After Baylor beat the University of Texas 48-24 on Saturday, quarterback Robert Griffin III made his Heisman prediction. 

“I could be wrong, but I think Baylor won its first Heisman tonight,” he told ESPN’s Samantha Steele.

Some found Griffin’s post-game statement to be arrogant, but not Steele, who tweeted:

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And it looks like he may be right. Griffin was officially named one of the five Heisman Trophy finalists on Monday, and according to two Heisman prediction websites, he is almost certain to become the first Heisman winner in the state of Texas since Ricky Williams in 1998—and Baylor’s first-ever winner.

At the Heisman Pundit, which has correctly forecasted the trophy’s winner for the last four years, Griffin has eight first-place votes from a thirteen-member panel that’s comprised of actual Heisman voters from several big-name outlets including Sports Illustrated,, and the Chicago Tribune.

Overall, Griffin has 32 points to Stanford quarterback (and Houston native) Andrew Luck’s 23, with Alabama running back Trent Richardson a distant third. What’s most notable about these figures is that a week ago, Griffin was in third and University of Houston quarterback Case Keenum was right behind him. This proves that Baylor’s game against UT helped catapult Griffin to the top, and UH’s loss to Southern Miss also factored in to the decision. (Keenum dropped to seventh this week.)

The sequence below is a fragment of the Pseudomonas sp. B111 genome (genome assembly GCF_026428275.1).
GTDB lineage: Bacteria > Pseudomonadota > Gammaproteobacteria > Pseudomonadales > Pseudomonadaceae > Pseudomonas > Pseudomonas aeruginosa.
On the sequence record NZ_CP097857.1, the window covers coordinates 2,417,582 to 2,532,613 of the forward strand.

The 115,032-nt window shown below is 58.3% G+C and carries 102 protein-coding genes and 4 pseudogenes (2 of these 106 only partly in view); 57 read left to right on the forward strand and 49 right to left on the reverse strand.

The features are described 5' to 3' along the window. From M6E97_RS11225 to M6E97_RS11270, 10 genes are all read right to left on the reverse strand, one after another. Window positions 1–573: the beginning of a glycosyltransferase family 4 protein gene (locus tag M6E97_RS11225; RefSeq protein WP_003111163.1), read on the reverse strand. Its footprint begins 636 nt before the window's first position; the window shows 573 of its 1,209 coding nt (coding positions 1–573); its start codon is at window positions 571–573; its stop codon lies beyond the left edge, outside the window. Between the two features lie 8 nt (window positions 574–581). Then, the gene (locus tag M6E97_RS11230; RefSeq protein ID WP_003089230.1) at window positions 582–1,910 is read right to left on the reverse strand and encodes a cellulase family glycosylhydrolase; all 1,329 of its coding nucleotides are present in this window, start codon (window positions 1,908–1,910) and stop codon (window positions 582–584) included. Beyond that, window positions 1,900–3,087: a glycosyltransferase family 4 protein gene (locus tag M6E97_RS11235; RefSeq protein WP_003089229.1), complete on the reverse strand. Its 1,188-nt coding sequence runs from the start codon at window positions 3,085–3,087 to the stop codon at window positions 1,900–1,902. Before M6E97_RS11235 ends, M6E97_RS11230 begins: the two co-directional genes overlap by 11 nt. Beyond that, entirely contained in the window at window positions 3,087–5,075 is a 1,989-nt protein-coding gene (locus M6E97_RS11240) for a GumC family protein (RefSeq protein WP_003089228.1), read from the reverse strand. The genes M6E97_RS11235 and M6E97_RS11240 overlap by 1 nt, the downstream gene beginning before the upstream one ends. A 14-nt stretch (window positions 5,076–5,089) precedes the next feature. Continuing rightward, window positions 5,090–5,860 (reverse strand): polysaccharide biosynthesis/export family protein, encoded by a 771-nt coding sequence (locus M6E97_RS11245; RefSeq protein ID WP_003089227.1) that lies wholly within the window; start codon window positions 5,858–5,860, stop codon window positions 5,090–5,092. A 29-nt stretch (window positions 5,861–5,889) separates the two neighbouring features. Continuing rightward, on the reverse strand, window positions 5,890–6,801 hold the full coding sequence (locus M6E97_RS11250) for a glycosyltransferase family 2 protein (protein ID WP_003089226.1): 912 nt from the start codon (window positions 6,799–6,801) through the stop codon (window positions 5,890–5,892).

A more historically reliable projection comes from Stiff Arm Trophy, which conducts its survey by counting votes from actual Heisman decision makers, many of whom publicly declare their votes in advance of the ceremony.

Stiff Arm Trophy has been right for nine straight years, and they are calling it for Griffin. Their most recent poll from Monday night was based on 103 ballots—there are 926 Heisman voters, making it a far bigger proportion than you get in your average presidential poll—and it had Griffin beating Luck two to one.

The raw numbers reveal that Heisman voters, i.e. writers, from the Dallas Morning News, the Fort Worth Star Telegram, the Houston Chronicle, the Austin American-Statesman and the Amarillo Globe-News all chose Griffin as their number-one pick. 

Stiff Arm’s projected margin of victory may well narrow as more votes come in. The end result likely will not, though’s Mark Schlabach sees things differently, writing that this year “figures to be one of the closer votes in recent Heisman Trophy history.”

But, as Matt Hinton of Yahoo! Sports’ Dr. Saturday blog points out, even if Griffin doesn’t win the Heisman, he still comes out on top simply because he and Baylor Coach Art Briles turned around the state’s sorriest BCS conference program: “There is no trophy you can give him that will mean more than the Man Who Saved Baylor.”